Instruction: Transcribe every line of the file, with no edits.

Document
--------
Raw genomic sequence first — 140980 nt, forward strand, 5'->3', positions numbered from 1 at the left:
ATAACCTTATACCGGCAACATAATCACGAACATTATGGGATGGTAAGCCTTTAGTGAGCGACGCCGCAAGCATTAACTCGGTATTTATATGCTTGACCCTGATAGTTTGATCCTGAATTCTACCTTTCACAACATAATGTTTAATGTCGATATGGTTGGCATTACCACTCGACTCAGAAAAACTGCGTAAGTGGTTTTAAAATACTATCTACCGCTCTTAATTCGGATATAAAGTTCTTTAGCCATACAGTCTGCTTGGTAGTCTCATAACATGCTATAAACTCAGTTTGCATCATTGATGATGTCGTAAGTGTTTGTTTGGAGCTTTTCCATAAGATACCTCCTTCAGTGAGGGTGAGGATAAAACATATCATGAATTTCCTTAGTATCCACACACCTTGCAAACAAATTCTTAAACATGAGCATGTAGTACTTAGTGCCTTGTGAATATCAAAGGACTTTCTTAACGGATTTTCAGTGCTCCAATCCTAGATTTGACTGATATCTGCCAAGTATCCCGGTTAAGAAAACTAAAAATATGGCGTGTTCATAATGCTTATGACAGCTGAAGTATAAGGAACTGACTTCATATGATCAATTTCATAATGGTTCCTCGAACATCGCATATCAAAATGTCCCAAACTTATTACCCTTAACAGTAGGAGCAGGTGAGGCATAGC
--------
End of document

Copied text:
Raw genomic sequence first — 140980 nt, forward strand, 5'->3', positions numbered from 1 at the left:
ATAACCTTATACCGGCAACATAATCACGAACATTATGGGATGGTAAGCCTTTAGTGAGCGACGCCGCAAGCATTAACTCGGTATTTATATGCTTGACCCTGATAGTTTGATCCTGAATTCTACCTTTCACAACATAATGTTTAATGTCGATATGGTTGGCATTACCACTCGACTCAGAAAAACTGCGTAAGTGGTTTTAAAATACTATCTACCGCTCTTAATTCGGATATAAAGTTCTTTAGCCATACAGTCTGCTTGGTAGTCTCATAACATGCTATAAACTCAGTTTGCATCATTGATGATGTCGTAAGTGTTTGTTTGGAGCTTTTCCATAAGATACCTCCTTCAGTGAGGGTGAGGATAAAACATATCATGAATTTCCTTAGTATCCACACACCTTGCAAACAAATTCTTAAACATGAGCATGTAGTACTTAGTGCCTTGTGAATATCAAAGGACTTTCTTAACGGATTTTCAGTGCTCCAATCCTAGATTTGACTGATATCTGCCAAGTATCCCGGTTAAGAAAACTAAAAATATGGCGTGTTCATAATGCTTATGACAGCTGAAGTATAAGGAACTGACTTCATATGATCAATTTCATAATGGTTCCTCGAACATCGCATATCAAAATGTCCCAAACTTATTACCCTTAACAGTAGGAGCAGGTGAGGCATAGC